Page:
Given its marketing and price point, I didn’t expect the Motorola Citrus to be as fast as the Droid series of devices Motorola also produces. With Android OS 2.1 (Éclair) on-board, The Citrus is apt to slow down when pushed, like when playing music and browsing heavier websites at the same time, and can be overwhelmed to an almost standstill if pushed too far.
Wireless and Communication
Throughout my time with the Citrus, I’ve traveled a good bit between urban and rural North Carolina and Virginia areas. The constancy of the Verizon Wireless network showed throughout, with only a few drops in places that were definitely remote.
In terms of call quality, speaker volume and clarity were decent. There was some noticeable fuzziness in the higher tone ranges and where I didn’t have a decent (and consistent) signal. From those whom I spoke to, there was a bit more background noise picked up, but otherwise no noticeable issues with hearing me whether through the device microphone or using the speaker phone.
The address book is just about the normal one seen for Android OS devices, with the exception of a few Verizon additions: There’s an ICE (in case of emergency) contact, and account management contacts (check balance, check data, check minutes, make payment, and call warranty center).
The address book pulls from your Google account — you log in when setting up the Citrus — and any updates you do on your device are automatically saved to Google. There’s also a Backup service offered by Verizon which can be used to store contacts and device data.
Skype comes pre-installed on the Citrus. Unfortunately, you cannot use this VoIP software when connected to a Wi-Fi network, as it always uses your 3G data package. Once inside of Skype, you have access to all of your Skype contacts and can Instant Message, SMS, or call them. Video calling isn’t enabled in the Android OS version of Skype at this time.
Given my issues with inputing content, productivity tasks quickly became limited to SMS, IM, and reading email — I rarely had the patience to reply. That said, the Citrus was up to the task and seemed to handle those kinds of activities well.
SMS is handled inside of the Text Messaging application. Threaded messaging is here, though I feel that the contrast in the color of the text and the color of the background within this application makes it harder to read messages at a glance.
Email has both a dedicated Messaging application and the Gmail application. Unfortunately, the Messaging widget on the (center) home screen doesn’t read from the Gmail application, so while it looks good for being there, its a bit of a missed opportunity for that widget.
Speaking of the home screen, there are seven of these, all customizable. Each home screen, except for the first and the last, are pre-configured with applications and widgets that I found mostly helpful. Verizon even throws in a Data Usage widget, so that you can see how close you are to the 2 GB monthly allowance at a glance. If you don’t like these choices, you can pick your own.
Web and multimedia were solid elements of the Motorola Citrus experience. Again, the only limitations I ran into here were around the physical screen size.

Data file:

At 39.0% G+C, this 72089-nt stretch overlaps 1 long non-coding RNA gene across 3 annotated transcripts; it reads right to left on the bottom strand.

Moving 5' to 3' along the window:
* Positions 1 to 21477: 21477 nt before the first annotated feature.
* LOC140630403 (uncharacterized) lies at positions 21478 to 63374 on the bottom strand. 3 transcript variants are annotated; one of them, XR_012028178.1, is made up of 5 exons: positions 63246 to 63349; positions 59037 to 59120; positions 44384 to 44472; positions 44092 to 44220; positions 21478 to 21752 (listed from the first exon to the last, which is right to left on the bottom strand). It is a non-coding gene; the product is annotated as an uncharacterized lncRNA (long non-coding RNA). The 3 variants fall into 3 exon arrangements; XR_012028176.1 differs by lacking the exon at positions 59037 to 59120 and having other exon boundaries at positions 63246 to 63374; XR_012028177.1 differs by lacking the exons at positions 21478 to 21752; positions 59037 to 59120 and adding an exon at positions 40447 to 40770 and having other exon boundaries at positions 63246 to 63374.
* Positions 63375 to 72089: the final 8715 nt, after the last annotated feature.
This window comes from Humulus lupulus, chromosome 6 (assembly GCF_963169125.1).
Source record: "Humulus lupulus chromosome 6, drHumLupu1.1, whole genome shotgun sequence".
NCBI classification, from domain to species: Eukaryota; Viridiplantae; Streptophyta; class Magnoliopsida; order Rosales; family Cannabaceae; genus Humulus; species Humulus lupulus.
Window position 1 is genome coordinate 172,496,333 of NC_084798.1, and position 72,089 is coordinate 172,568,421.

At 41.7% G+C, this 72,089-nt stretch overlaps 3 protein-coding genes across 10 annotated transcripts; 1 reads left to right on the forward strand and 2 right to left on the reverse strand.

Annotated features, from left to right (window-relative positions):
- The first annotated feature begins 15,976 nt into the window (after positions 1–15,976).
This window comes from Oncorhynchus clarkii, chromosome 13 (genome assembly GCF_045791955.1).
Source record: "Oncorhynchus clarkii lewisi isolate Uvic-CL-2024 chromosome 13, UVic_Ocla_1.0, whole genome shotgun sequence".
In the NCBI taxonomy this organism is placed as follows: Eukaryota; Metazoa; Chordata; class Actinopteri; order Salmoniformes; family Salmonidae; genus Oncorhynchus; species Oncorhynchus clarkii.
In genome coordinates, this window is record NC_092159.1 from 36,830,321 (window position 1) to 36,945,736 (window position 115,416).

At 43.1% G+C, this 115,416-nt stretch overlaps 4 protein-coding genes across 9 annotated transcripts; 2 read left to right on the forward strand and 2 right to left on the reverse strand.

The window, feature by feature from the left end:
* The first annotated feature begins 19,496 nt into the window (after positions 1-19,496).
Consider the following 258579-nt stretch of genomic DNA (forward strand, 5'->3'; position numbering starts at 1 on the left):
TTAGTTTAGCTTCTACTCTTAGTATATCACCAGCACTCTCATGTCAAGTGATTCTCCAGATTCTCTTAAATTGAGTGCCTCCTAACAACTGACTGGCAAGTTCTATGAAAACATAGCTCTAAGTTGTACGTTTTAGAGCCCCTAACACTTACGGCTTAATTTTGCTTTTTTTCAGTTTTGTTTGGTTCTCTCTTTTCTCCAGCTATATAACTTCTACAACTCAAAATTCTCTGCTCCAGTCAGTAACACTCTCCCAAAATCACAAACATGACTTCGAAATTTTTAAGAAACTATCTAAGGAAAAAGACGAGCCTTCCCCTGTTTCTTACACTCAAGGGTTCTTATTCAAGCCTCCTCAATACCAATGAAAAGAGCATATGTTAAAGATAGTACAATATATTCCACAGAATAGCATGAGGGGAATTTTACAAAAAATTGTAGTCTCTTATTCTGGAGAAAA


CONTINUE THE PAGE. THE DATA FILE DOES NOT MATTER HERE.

Web browsing was a pretty typical affair. The nag with doing it on the Citrus is that you don’t have a lot of screen space, and so going to websites that have mobile sites became my normal experience. That said, the Android web browser does a great job with full-sized websites even on the Citrus. Zooming and text re-flowing are quite similar to other modern mobile browsers, and the speed of page loads was acceptable: snappy on Wi-Fi connections.
The music player is a quick and simple affair. Playlists, viewing album art, and simple controls made it easy to setup the Citrus for workouts or lounging moments. I was impressed at the speed of the Citrus in scanning the media on its 2 GB microSD memory card (included with the device).
Scrolling through the list was another story, there were several glitches in scrolling up and down the songs/albums listings in either direction. Happily, except for a few bass-heavy tracks, I didn’t notice the high-volume tone issue heard when using the speaker phone.
The Android Market saw an update during my time with the Citrus and is now a much easier place to shop and download games and other applications. As with other Verizon devices running the Android OS, there’s a vCast Apps section which shows free and low-cost applications specifically geared towards Verizon customers.
The Motorola Citrus has a 3 megapixel camera unit. It is not a bad camera, but there’s a 1 or 1.5-second shutter delay which can be a bummer on those quick scenes. There’s also no flash, so anything without sunlight, or some measure of balanced indoor light looks muddled.
I do like the camera application. A 2-second press of the camera shutter button opens the application and then you are given the option of taking the picture via the on-screen button or by the shutter button. As soon as the picture is taken, you tap the picture and get options to share, edit, or delete the photo.
The Citrus has an 1170 mAh battery. I found it suitable for most usages unless the device was pushed by Skype, Gmail, and other connected applications running constantly.
In normal usage (Gmail connected, 1-hour of calls, several SMS messages), I was able to get just over a day before the battery meter got into the red. With heavier usage, I was ready to charge by bed-time — in this test I had Skype running and I was in and out of a Wi-Fi hotspot.